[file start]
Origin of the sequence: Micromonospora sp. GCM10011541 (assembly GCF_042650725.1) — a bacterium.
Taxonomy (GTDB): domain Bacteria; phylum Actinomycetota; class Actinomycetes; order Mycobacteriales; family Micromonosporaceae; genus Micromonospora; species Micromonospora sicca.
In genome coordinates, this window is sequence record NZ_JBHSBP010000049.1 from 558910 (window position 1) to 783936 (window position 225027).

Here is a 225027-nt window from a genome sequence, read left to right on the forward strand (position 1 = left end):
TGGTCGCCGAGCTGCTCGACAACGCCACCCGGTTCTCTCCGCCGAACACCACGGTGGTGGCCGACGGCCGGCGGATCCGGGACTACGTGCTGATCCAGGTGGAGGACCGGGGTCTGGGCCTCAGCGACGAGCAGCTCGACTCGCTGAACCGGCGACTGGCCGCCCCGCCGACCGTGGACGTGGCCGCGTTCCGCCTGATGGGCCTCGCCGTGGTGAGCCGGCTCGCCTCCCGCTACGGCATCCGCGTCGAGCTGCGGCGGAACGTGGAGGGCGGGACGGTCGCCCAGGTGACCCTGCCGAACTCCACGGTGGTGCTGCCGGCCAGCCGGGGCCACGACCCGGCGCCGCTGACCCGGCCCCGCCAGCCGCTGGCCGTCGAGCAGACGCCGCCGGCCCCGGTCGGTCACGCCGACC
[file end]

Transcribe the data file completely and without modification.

Origin of the sequence: Micromonospora sp. GCM10011541 (assembly GCF_042650725.1) — a bacterium.
Taxonomy (GTDB): domain Bacteria; phylum Actinomycetota; class Actinomycetes; order Mycobacteriales; family Micromonosporaceae; genus Micromonospora; species Micromonospora sicca.
In genome coordinates, this window is sequence record NZ_JBHSBP010000049.1 from 558910 (window position 1) to 783936 (window position 225027).

Here is a 225027-nt window from a genome sequence, read left to right on the forward strand (position 1 = left end):
TGGTCGCCGAGCTGCTCGACAACGCCACCCGGTTCTCTCCGCCGAACACCACGGTGGTGGCCGACGGCCGGCGGATCCGGGACTACGTGCTGATCCAGGTGGAGGACCGGGGTCTGGGCCTCAGCGACGAGCAGCTCGACTCGCTGAACCGGCGACTGGCCGCCCCGCCGACCGTGGACGTGGCCGCGTTCCGCCTGATGGGCCTCGCCGTGGTGAGCCGGCTCGCCTCCCGCTACGGCATCCGCGTCGAGCTGCGGCGGAACGTGGAGGGCGGGACGGTCGCCCAGGTGACCCTGCCGAACTCCACGGTGGTGCTGCCGGCCAGCCGGGGCCACGACCCGGCGCCGCTGACCCGGCCCCGCCAGCCGCTGGCCGTCGAGCAGACGCCGCCGGCCCCGGTCGGTCACGCCGACC